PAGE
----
5 Places in Japan You Should Not Visit … Unless You Bring Spare Underwear

Bjorn

You just finished watching the original Japanese versions of Ring or Grudge and you think you are ready to tackle any scary situation. Think again, because we are taking you to Japan’s 5 scariest places.

Round Schoolhouse, Hokkaido

Starting off our list is the most difficult to reach: an abandoned schoolhouse in the snow of Hokkaido. The school was built in a once prosperous coal mining town near Bibai in the late 1960s. When the coal mine closed, the town and its round concrete schoolhouse were left abandoned. Although nothing particular happened in the schoolhouse, visitors are said to leave the school insane with fear.

Aokigahara, Yamanashi

Aokigahara is the infamous “Suicide Forest” just outside Tokyo. A few hundred Japanese businessmen have wandered in the forest determined not to leave it since the 1950s. Much of the media attributes the ‘popularity’ of the forest to Seicho Matsumoto’s novel Kuroi Jukai, which ends with a joint suicide of its characters in Aokigahara. A more practical explanation would be the fact that once you enter the “Sea of Trees” it is rare for you to come across anyone else. Several years ago the police decided to place a number of signs in the forest in the hopes of curbing the suicide attempts. The signs are an eerie reminder of the forest’s macabre stories.

Photo by elminium used under CC

Haunted House at Fuji-Q Highland, Yamanashi

A haunted house in an fully-functioning amusement park—how scary can that possibly be? Well, enough for the owners of Fuji-Q Highland to issue a warning about where the actors are not located (stairways for example) and prohibit anyone from going in alone. The haunted house is set in an abandoned hospital which is left to decay after it was discovered that the doctors did all kinds of unspeakable experiments on the patients. For few, the visit is nothing special and they walk out disappointed in less than 15 minutes. Most others, however, are so scared they have to ask the staff to let them out through the emergency exit. Even staff members have difficulties keeping up a poker face, as many have resigned from the job a few weeks after having a spooky encounter or becoming traumatized.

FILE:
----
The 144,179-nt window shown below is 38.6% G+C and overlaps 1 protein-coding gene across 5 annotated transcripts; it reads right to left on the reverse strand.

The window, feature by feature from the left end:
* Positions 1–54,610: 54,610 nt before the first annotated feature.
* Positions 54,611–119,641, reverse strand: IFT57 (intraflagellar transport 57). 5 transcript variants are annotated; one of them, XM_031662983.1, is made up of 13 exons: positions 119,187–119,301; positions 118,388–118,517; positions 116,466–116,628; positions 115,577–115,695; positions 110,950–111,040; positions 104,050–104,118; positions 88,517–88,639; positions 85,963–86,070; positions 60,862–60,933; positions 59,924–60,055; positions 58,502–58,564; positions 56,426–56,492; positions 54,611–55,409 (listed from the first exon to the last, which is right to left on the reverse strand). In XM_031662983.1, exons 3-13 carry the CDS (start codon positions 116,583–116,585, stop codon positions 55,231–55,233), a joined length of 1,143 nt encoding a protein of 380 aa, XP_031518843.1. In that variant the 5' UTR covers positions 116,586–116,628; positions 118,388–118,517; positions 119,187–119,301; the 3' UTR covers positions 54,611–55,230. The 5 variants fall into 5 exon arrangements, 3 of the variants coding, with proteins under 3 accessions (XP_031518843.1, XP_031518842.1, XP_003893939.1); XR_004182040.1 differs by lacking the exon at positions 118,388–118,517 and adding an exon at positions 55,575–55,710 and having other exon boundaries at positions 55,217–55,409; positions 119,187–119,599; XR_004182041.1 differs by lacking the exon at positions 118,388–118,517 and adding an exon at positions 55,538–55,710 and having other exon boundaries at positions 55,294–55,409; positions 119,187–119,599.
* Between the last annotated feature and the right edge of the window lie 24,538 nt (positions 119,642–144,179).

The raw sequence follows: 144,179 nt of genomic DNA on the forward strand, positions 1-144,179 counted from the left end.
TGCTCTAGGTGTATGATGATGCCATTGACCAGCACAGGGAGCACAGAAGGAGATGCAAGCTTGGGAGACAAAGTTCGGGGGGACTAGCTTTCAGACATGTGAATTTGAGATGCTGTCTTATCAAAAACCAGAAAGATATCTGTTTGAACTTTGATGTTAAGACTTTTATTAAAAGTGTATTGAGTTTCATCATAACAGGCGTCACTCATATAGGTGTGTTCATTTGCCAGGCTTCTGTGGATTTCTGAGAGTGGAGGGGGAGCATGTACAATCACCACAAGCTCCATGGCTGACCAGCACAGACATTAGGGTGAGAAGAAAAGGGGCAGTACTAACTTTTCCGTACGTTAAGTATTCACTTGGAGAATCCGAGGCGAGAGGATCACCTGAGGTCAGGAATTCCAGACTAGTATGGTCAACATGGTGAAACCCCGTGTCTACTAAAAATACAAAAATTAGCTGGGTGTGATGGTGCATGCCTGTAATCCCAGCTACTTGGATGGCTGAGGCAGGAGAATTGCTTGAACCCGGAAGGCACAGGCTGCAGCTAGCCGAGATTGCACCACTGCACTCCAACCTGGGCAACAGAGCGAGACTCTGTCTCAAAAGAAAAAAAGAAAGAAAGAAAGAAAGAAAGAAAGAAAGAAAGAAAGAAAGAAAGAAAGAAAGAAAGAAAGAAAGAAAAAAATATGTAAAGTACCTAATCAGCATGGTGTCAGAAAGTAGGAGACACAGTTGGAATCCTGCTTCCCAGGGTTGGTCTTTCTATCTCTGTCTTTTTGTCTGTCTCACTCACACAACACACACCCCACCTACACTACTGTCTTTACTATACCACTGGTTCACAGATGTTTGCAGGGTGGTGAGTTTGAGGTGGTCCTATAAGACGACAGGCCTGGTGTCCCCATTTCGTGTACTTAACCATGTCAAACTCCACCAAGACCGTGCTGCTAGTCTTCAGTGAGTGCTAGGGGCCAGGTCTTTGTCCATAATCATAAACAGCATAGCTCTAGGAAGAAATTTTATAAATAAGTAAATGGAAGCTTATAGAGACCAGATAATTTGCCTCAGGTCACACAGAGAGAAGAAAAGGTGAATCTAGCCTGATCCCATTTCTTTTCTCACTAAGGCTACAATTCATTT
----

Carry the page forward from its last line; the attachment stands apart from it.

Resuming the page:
Photo by masamunecyrus used under CC

Inukane Pass, Fukuoka

Also known as the Old Chusetsu Tunnel, Inukane Pass is the most infamous haunted place in Kyushu. Many visitors say they hear voices telling them to stop before entering the old disused tunnel (coordinates: 33°40’20.8″N 130°32’37.2″E). There are many legends surrounding the reason why the pass has become haunted. One story tells us someone was murdered in the tunnel and since then continues to haunt it until she is properly laid to rest. Another speaks of a Korean woman who lived in the region before the war and was brutally killed during the animosities. She now mercilessly pursues any Japanese who dares to come near.

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Recent pictures show the tunnel has been (partly) blocked off with concrete blocks replacing the guardrail that was there before to prevent people from entering.

SSS Curve, Okinawa

Many lives have been tragically lost in Okinawa during WWII and the places that are believed to be haunted are numerous, yet none is so strange as the SSS Curve. The name is derived from the shape of the pathway but apart from this, there is very little information on the area. Some believe Japanese soldiers who died there haunt the area while others believe it has to do with self-harming practices of a certain sect. The reports of visitors experiencing hallucinations or severe nausea and dizziness, however, are plentiful.

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